History and Philosophy Of Science | Cultural History of Astrology
X320 | 7450 | William Newman

X320/521:  History of Western Astrology

This course will give a cultural history of astrology from late
antiquity through the seventeenth century.  Despite the close
relationship between astrology and politics from Tiberius to
Machiavelli, historians have only recently begun to consider the
impact of astrological practice on Western civilization.  Astrology
was a discipline in which most pre-modern people, both learned and
unlearned, believed.  Why?  What was the impact of this belief?  The
course will trace the origins of astrology and show their
relationship to astronomy, and it will explore the widespread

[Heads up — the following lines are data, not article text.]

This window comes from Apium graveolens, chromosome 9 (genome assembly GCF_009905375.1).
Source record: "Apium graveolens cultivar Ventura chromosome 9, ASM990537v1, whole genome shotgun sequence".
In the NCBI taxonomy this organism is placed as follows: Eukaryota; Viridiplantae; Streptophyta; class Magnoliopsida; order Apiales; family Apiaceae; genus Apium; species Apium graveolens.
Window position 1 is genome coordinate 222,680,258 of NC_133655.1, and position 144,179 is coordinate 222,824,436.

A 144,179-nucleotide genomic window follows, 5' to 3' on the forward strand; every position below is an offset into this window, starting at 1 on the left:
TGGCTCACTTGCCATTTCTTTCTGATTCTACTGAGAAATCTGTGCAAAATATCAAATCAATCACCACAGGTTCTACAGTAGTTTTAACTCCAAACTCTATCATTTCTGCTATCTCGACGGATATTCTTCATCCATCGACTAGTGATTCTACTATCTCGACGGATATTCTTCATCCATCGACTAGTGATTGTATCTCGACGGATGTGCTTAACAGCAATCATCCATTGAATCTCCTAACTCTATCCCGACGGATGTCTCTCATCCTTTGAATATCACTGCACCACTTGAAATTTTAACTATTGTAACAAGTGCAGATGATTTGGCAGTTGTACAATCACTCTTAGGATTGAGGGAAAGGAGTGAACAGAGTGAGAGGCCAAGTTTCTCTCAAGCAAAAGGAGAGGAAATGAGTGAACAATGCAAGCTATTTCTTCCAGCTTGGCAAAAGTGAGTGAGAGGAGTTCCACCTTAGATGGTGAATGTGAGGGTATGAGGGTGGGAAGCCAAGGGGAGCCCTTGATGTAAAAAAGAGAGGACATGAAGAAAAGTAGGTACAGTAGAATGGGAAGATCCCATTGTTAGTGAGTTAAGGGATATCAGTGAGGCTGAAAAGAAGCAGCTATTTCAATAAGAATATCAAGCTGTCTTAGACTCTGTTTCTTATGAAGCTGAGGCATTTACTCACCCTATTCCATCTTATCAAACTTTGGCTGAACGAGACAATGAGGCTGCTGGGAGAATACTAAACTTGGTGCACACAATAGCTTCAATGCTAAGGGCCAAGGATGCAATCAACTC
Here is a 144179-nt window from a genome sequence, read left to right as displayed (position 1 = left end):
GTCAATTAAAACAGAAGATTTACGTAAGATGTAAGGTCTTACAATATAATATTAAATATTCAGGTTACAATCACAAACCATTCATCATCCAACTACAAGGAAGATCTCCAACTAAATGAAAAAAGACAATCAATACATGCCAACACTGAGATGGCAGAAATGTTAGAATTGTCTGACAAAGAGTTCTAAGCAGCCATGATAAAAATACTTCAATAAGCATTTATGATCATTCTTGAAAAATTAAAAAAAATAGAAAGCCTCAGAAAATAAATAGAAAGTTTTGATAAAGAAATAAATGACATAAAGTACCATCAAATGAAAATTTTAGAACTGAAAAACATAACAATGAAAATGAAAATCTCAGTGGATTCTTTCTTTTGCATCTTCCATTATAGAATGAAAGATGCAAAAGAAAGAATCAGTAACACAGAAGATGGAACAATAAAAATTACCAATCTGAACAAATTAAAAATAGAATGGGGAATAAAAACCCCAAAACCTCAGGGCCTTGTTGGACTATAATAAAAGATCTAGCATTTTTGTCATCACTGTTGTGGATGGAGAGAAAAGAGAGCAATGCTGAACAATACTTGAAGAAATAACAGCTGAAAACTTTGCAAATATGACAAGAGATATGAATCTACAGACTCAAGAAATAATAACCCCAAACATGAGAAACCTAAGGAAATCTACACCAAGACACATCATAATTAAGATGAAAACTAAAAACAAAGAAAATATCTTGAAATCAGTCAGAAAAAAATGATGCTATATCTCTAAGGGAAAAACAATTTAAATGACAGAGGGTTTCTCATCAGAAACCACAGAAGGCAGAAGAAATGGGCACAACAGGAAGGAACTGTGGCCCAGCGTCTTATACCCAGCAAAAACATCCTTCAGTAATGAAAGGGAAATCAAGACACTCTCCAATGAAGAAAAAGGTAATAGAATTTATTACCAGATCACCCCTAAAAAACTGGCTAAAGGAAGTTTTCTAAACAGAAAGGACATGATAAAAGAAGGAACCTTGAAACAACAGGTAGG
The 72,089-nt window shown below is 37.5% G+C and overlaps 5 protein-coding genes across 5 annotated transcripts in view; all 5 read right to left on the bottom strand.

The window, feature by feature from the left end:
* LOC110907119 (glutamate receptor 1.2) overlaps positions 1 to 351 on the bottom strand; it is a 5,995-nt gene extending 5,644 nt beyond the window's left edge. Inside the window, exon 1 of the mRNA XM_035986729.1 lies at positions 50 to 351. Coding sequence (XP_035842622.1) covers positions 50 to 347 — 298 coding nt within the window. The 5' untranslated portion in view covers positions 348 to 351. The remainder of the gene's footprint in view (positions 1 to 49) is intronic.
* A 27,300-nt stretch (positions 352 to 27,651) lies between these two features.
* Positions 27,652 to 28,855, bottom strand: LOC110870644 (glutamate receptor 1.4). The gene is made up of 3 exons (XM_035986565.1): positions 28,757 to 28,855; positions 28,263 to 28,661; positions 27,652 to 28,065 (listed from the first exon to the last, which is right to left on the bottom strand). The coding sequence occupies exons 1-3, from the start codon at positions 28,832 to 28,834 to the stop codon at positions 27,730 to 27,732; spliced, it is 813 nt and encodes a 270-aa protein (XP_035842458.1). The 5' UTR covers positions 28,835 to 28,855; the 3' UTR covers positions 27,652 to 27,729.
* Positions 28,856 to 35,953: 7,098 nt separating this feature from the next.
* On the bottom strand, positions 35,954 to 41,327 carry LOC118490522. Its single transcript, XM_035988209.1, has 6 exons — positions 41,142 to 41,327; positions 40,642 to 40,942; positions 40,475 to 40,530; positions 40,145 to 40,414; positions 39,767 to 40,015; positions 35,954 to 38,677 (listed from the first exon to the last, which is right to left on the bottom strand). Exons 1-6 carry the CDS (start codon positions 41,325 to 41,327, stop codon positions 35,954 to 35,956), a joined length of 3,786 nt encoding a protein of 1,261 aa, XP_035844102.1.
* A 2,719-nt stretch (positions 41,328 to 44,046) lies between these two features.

character of astrological belief through the seventeenth century.
Participants will study sufficient basic spherical astronomy to make
the practice of astrology comprehensible, and they will then learn
to use (and possibly construct) some of the basic tools of the
astrologer, such as the astrolabe.  The course will focus on such
issues as the role of astrology in politics and religion, the use of
astrological motifs in medieval literature (e.g. Geoffrey Chaucer),
and the late medieval development of astrological medicine (e.g.
when should a physician let blood?).  The roles played by Pico della
Mirandola, John Dee, and Johannes Kepler in the early modern
reformation of astrology will be assessed.  The course will conclude
with the vexed question of astrology’s decline:  Why, after so many
centuries of success, did astrology fall into disrepute in the late
seventeenth century?

Grading:  Three exams, no term paper

Texts:  Course reading packet, Ptolemy’s Tetrabiblos, Tester’s
History of Western Astrology, and possibly more.